man and women intimately close in the starry night sky with an infinity sign below them

To His Coy Mistress

by Andrew Marvell

Start Free Trial

What does "vegetable love" mean in "To His Coy Mistress"?

Quick answer:

In "To His Coy Mistress," Marvell uses the expression "vegetable love" to refer to love that grows slowly.

Expert Answers

An illustration of the letter 'A' in a speech bubbles

The central idea in Andrew Marvell's poem "To His Coy Mistress" is that the two lovers have only a little time in which to enjoy their love. The first part of the poem is taken up with the speaker's protestations of how he would behave if this were not the case. If they had hundreds or thousands of years together, he would be quite happy to proceed slowly with his courtship.

This idea of addressing one's mistress in these terms is not an original one and is particularly common in the cavalier poetry of the seventeenth century. Marvell's poem would probably not be read today if it were not for the compelling and unusual imagery with which he makes his case. Much of this is grotesque, like the notorious image of worms violating his mistress's "long-preserved virginity" in the grave.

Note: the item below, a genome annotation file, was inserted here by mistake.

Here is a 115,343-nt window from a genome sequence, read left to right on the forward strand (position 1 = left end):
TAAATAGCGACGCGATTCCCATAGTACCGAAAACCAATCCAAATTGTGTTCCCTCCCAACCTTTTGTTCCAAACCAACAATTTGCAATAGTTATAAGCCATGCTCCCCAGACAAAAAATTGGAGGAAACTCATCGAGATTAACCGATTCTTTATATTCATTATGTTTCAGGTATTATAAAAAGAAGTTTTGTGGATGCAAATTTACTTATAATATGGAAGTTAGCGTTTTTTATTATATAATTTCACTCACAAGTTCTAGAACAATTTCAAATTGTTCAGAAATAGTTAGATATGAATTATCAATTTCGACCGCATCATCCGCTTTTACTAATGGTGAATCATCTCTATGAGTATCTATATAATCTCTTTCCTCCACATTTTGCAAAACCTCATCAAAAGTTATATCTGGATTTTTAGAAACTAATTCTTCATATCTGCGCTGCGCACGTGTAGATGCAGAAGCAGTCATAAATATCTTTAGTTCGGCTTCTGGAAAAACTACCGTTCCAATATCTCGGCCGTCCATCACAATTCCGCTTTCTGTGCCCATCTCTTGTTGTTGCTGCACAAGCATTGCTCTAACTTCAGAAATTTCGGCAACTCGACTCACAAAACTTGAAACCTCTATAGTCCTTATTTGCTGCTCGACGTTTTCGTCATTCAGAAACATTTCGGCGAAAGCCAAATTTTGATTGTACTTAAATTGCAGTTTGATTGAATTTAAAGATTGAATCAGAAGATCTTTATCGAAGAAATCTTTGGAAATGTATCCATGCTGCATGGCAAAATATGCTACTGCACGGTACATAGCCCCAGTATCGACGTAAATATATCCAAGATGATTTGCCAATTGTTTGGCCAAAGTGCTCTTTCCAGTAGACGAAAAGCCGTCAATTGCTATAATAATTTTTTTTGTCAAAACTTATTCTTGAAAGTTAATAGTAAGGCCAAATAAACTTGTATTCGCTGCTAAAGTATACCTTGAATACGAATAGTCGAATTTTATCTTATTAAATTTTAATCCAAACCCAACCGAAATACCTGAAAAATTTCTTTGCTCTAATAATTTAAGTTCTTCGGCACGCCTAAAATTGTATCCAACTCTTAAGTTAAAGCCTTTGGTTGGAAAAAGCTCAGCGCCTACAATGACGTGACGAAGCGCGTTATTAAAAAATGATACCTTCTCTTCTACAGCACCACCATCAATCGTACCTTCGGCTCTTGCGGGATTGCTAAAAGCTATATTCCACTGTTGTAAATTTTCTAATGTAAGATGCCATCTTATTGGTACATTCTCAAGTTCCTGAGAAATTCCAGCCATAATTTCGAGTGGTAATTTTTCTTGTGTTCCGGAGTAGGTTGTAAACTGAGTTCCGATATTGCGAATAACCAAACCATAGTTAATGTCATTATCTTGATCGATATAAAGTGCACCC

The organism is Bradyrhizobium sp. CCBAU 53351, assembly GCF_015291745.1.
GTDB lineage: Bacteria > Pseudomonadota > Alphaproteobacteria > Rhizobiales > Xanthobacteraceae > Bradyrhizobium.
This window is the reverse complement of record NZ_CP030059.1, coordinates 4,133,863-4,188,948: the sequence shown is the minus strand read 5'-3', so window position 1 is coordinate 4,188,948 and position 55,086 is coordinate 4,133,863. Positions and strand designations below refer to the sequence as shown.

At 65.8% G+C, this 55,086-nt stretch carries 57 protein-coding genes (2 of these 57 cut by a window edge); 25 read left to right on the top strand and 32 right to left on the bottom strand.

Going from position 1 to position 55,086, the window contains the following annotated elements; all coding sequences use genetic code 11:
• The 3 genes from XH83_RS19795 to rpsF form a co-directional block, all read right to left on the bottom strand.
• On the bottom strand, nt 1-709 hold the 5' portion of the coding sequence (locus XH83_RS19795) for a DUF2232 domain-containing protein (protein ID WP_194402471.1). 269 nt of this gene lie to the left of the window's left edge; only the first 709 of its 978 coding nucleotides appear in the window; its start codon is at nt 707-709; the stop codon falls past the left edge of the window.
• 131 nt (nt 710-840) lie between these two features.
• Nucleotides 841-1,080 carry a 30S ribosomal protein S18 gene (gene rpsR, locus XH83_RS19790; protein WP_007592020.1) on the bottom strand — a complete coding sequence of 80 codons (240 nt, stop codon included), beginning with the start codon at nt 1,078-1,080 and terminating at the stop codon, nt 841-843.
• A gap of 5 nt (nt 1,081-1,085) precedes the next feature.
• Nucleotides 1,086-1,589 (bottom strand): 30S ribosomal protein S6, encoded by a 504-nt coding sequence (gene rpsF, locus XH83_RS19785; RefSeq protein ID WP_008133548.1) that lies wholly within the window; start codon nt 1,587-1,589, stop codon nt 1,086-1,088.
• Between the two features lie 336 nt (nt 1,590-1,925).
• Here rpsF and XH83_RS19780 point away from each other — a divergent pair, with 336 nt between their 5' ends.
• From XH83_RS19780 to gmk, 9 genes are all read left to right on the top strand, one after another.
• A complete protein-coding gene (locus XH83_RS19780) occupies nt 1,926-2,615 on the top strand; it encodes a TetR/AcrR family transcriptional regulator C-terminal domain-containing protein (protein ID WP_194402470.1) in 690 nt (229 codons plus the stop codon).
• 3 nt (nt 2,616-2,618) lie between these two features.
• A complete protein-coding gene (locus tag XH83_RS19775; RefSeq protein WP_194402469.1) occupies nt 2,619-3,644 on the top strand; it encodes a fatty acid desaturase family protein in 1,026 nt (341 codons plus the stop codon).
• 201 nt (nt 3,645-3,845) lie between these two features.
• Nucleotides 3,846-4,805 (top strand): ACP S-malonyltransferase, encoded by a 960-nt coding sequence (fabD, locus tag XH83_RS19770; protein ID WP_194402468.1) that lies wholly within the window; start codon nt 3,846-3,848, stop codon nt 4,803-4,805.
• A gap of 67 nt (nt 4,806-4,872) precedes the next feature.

The idea of vegetable love is not as shocking as this, but it is unusual, striking, and slightly grotesque. Love is often compared to a beautiful flower, seldom to a slow-growing vegetable. The meaning of the image is clear: vegetable love is love that increases so slowly that its growth is imperceptible. Its poetic value, however, lies in the fact that the image is original enough to stay in readers' minds, perhaps even changing the way they think about love.

See eNotes Ad-Free

Start your 48-hour free trial to get access to more than 30,000 additional guides and more than 350,000 Homework Help questions answered by our experts.

Get 48 Hours Free Access
Approved by eNotes Editorial